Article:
Furthering its bid to construct a new arena in Inglewood, the Los Angeles Clippers organization has submitted an application for a program that streamlines litigation under the California Environmental Quality Act.

The program, established eight years ago under AB 900, allows lawsuits brought against so-called "Environmental Leadership Development Projects," to proceed more swiftly through the court system.  The program is open to infill developments that are valued at $100 million or more, and meet a number of other targets relating to sustainability and environmental impact.

The Clippers venue, part of a broader project dubbed the "Inglewood Basketball and Entertainment Center," would be centered on an 18,000-seat arena with space for up to 500 temporary seats near the intersection of Century Boulevard and Prairie Avenue.  Other components of the project include:

  • an 85,000-square-foot practice and athletic training facility;
  • 71,000 square feet of office space for the Clippers organization
  • a 25,000-square-foot sports medicine clinic,
  • 63,000 square feet of ancillary retail.
  • a public plaza;
  • a 150-room hotel; and
  • two parking structures.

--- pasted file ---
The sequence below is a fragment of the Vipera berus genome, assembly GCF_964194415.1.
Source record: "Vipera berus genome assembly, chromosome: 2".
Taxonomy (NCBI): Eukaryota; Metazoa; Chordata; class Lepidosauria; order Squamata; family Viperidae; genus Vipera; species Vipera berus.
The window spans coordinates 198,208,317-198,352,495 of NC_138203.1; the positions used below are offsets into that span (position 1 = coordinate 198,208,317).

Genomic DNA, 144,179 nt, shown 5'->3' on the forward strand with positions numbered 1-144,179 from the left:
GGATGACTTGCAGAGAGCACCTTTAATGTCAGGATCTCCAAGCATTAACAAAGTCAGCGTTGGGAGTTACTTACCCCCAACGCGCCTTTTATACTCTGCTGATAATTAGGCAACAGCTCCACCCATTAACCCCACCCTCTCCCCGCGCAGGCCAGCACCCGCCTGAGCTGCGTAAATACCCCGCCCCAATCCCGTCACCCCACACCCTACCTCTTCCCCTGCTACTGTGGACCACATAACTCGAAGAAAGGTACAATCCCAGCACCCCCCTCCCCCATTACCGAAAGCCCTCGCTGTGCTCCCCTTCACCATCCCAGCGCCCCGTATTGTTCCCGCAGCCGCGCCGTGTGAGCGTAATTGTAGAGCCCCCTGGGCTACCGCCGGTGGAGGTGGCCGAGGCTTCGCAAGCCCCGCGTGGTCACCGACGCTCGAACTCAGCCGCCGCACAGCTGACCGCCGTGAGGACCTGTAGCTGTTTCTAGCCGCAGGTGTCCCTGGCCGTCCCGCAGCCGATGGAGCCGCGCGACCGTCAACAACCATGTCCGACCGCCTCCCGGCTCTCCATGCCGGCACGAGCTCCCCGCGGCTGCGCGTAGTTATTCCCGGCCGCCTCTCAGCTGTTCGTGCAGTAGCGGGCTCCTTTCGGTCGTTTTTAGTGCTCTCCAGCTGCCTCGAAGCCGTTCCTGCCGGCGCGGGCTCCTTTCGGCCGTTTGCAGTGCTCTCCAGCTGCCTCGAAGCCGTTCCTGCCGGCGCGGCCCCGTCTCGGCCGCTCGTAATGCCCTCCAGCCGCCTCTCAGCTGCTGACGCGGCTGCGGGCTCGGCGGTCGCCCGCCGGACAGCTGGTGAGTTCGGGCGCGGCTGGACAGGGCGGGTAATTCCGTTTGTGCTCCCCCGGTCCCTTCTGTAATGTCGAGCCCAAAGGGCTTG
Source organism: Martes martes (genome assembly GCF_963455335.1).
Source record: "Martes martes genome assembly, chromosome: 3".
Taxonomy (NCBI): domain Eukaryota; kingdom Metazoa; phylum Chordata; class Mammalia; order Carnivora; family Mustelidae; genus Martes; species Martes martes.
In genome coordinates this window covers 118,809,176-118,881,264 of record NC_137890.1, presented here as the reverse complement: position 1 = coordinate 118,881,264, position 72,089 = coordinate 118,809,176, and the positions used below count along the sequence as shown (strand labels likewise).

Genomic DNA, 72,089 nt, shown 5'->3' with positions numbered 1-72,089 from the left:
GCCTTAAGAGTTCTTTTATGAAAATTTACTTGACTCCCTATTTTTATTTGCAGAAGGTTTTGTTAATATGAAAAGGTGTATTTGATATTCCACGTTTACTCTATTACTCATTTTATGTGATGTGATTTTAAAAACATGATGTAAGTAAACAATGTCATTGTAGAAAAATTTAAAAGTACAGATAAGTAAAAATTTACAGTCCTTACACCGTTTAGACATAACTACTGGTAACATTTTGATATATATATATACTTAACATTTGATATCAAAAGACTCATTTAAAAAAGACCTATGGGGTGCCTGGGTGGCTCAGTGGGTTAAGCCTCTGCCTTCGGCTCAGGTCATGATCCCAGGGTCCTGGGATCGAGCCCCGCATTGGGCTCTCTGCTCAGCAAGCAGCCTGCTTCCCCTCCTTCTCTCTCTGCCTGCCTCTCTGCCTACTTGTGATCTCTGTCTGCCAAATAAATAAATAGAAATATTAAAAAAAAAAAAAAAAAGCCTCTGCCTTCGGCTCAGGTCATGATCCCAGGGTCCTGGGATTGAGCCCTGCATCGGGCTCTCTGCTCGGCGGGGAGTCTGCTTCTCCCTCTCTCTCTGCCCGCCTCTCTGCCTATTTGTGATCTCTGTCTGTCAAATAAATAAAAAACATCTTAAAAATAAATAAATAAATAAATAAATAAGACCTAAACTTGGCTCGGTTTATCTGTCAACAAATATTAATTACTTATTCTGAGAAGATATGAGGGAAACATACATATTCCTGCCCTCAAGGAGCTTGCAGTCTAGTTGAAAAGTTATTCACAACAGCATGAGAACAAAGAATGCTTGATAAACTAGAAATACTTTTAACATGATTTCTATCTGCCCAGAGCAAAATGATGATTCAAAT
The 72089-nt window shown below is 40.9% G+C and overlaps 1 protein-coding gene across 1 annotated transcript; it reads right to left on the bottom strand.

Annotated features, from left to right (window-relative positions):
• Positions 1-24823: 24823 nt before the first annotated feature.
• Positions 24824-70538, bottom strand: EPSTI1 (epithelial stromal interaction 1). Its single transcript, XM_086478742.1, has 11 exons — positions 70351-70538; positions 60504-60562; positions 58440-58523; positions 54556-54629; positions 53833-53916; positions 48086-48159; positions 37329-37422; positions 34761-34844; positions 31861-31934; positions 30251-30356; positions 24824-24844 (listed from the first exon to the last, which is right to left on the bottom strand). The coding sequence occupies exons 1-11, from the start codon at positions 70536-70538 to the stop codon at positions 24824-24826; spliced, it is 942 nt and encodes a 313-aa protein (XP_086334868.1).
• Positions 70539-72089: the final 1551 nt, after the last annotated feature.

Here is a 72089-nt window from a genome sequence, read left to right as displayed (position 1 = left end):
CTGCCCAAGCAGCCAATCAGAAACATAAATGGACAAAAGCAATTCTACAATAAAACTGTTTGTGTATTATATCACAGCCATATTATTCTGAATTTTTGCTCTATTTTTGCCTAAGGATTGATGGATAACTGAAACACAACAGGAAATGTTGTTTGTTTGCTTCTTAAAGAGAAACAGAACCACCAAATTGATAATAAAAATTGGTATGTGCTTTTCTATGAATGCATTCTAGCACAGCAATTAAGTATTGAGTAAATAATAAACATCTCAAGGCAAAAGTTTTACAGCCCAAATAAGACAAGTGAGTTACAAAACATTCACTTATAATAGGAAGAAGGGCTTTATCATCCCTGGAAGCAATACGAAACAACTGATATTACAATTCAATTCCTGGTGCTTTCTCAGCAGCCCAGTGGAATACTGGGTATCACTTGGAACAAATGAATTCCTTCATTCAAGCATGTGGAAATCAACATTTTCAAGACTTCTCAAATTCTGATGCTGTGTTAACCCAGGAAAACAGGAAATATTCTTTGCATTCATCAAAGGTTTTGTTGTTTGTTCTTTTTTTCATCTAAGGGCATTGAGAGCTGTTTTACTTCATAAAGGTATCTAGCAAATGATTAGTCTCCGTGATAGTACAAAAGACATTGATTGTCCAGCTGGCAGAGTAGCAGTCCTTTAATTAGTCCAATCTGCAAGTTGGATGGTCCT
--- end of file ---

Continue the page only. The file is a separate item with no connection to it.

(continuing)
A site plan included with the application, which was prepared by AECOM, shows the proposed arena with a trapezoidal footprint, set back from Century Boulevard behind the retail space and the public plaza.  The larger of the two parking structures would be located on an L-shaped site on the east side of Praire, and could be connected to the arena and plaza through a pedestrian bridge.  The hotel would be located on a separate property to the east of Doty Avenue, directly across the street from the Hollywood Park Casino.

A construction timeline forecasts a 36-month buildout of the arena and ancillary functions, with project completion to occur in 2024 - the year in which the Clippers' current lease at Staples Center is set to expire.

The arena is already the subject of a lawsuit from a potential competitor - Madison Square Garden Company.  MSG Co., which purchased the nearby Forum arena in 2012 and converted it into a fulltime convert venue, previously leased the land now slated for a Clippers arena for use as excess parking.  MSG Co. has alleged that Inglewood Mayor James Butts convinced them to forfeit its rights in order to facilitate the construction of an office park, but instead gave the land to the Clippers to construct a competing venue less than one mile away.

However, it's not clear how helpful ELDP designation under AB 900 will be for the Clippers project.  Lawsuits against another a proposed NBA arena in San Francisco notably failed to make it through the courts under the time constraints imposed by the legislation.

Though ambitious in scale, the proposed NBA arena is far from the largest project on the horizon in Inglewood.  Just across Century Boulevard, construction is underway for a $5-billion mixed-use development including offices, housing, retail, and the future home of the NFL's Los Angeles Rams and Chargers.

The City of Inglewood is also pursuing the construction of a new people-mover system which would connect the NBA and NFL venues with the Crenshaw/LAX Line and Downtown Inglewood.